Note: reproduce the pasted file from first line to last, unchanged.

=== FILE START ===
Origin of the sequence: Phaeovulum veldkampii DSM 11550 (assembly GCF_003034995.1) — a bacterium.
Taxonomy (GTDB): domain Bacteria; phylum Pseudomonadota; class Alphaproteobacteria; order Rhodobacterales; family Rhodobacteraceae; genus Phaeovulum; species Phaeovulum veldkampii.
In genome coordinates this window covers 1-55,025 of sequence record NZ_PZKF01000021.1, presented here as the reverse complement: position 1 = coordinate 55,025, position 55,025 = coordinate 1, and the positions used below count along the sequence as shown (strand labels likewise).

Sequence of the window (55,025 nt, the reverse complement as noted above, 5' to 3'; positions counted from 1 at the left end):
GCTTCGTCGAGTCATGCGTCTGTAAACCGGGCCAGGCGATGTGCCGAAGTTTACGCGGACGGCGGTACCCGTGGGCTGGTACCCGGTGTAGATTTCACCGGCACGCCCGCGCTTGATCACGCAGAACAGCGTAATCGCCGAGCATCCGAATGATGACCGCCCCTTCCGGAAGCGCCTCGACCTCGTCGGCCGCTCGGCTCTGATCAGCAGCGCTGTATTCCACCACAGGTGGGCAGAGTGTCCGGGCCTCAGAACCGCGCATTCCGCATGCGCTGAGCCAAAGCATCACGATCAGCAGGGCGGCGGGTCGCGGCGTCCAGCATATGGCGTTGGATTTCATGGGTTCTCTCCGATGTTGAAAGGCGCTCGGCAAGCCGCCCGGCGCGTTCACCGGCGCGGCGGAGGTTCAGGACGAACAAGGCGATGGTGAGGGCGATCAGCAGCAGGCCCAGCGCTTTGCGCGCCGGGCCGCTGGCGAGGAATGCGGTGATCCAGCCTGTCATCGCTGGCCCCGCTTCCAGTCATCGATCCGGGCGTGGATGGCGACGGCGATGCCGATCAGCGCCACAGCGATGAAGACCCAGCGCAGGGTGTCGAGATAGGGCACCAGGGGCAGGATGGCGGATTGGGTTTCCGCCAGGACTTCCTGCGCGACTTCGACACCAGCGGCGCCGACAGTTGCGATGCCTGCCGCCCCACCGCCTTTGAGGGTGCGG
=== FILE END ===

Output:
Origin of the sequence: Phaeovulum veldkampii DSM 11550 (assembly GCF_003034995.1) — a bacterium.
Taxonomy (GTDB): domain Bacteria; phylum Pseudomonadota; class Alphaproteobacteria; order Rhodobacterales; family Rhodobacteraceae; genus Phaeovulum; species Phaeovulum veldkampii.
In genome coordinates this window covers 1-55,025 of sequence record NZ_PZKF01000021.1, presented here as the reverse complement: position 1 = coordinate 55,025, position 55,025 = coordinate 1, and the positions used below count along the sequence as shown (strand labels likewise).

Sequence of the window (55,025 nt, the reverse complement as noted above, 5' to 3'; positions counted from 1 at the left end):
GCTTCGTCGAGTCATGCGTCTGTAAACCGGGCCAGGCGATGTGCCGAAGTTTACGCGGACGGCGGTACCCGTGGGCTGGTACCCGGTGTAGATTTCACCGGCACGCCCGCGCTTGATCACGCAGAACAGCGTAATCGCCGAGCATCCGAATGATGACCGCCCCTTCCGGAAGCGCCTCGACCTCGTCGGCCGCTCGGCTCTGATCAGCAGCGCTGTATTCCACCACAGGTGGGCAGAGTGTCCGGGCCTCAGAACCGCGCATTCCGCATGCGCTGAGCCAAAGCATCACGATCAGCAGGGCGGCGGGTCGCGGCGTCCAGCATATGGCGTTGGATTTCATGGGTTCTCTCCGATGTTGAAAGGCGCTCGGCAAGCCGCCCGGCGCGTTCACCGGCGCGGCGGAGGTTCAGGACGAACAAGGCGATGGTGAGGGCGATCAGCAGCAGGCCCAGCGCTTTGCGCGCCGGGCCGCTGGCGAGGAATGCGGTGATCCAGCCTGTCATCGCTGGCCCCGCTTCCAGTCATCGATCCGGGCGTGGATGGCGACGGCGATGCCGATCAGCGCCACAGCGATGAAGACCCAGCGCAGGGTGTCGAGATAGGGCACCAGGGGCAGGATGGCGGATTGGGTTTCCGCCAGGACTTCCTGCGCGACTTCGACACCAGCGGCGCCGACAGTTGCGATGCCTGCCGCCCCACCGCCTTTGAGGGTGCGG